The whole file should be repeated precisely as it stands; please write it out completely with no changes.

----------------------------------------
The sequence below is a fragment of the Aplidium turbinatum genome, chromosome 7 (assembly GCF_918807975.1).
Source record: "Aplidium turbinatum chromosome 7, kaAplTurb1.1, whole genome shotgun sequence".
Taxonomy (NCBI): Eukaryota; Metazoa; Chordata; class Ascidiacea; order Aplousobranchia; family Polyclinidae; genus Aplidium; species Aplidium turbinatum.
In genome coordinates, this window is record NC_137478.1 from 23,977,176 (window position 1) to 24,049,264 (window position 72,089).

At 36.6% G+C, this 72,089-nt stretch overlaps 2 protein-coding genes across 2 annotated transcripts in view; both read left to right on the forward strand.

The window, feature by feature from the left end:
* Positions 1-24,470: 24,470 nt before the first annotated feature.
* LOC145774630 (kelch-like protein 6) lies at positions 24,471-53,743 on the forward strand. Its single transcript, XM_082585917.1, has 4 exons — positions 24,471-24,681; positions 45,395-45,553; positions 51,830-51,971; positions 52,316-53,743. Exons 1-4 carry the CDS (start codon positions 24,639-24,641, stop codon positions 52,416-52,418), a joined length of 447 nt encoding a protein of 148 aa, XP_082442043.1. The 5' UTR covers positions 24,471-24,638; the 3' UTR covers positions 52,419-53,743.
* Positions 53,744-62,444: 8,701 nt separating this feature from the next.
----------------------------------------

The sequence below is a fragment of the Aplidium turbinatum genome, chromosome 7 (assembly GCF_918807975.1).
Source record: "Aplidium turbinatum chromosome 7, kaAplTurb1.1, whole genome shotgun sequence".
Taxonomy (NCBI): Eukaryota; Metazoa; Chordata; class Ascidiacea; order Aplousobranchia; family Polyclinidae; genus Aplidium; species Aplidium turbinatum.
In genome coordinates, this window is record NC_137478.1 from 23,977,176 (window position 1) to 24,049,264 (window position 72,089).

At 36.6% G+C, this 72,089-nt stretch overlaps 2 protein-coding genes across 2 annotated transcripts in view; both read left to right on the forward strand.

The window, feature by feature from the left end:
* Positions 1-24,470: 24,470 nt before the first annotated feature.
* LOC145774630 (kelch-like protein 6) lies at positions 24,471-53,743 on the forward strand. Its single transcript, XM_082585917.1, has 4 exons — positions 24,471-24,681; positions 45,395-45,553; positions 51,830-51,971; positions 52,316-53,743. Exons 1-4 carry the CDS (start codon positions 24,639-24,641, stop codon positions 52,416-52,418), a joined length of 447 nt encoding a protein of 148 aa, XP_082442043.1. The 5' UTR covers positions 24,471-24,638; the 3' UTR covers positions 52,419-53,743.
* Positions 53,744-62,444: 8,701 nt separating this feature from the next.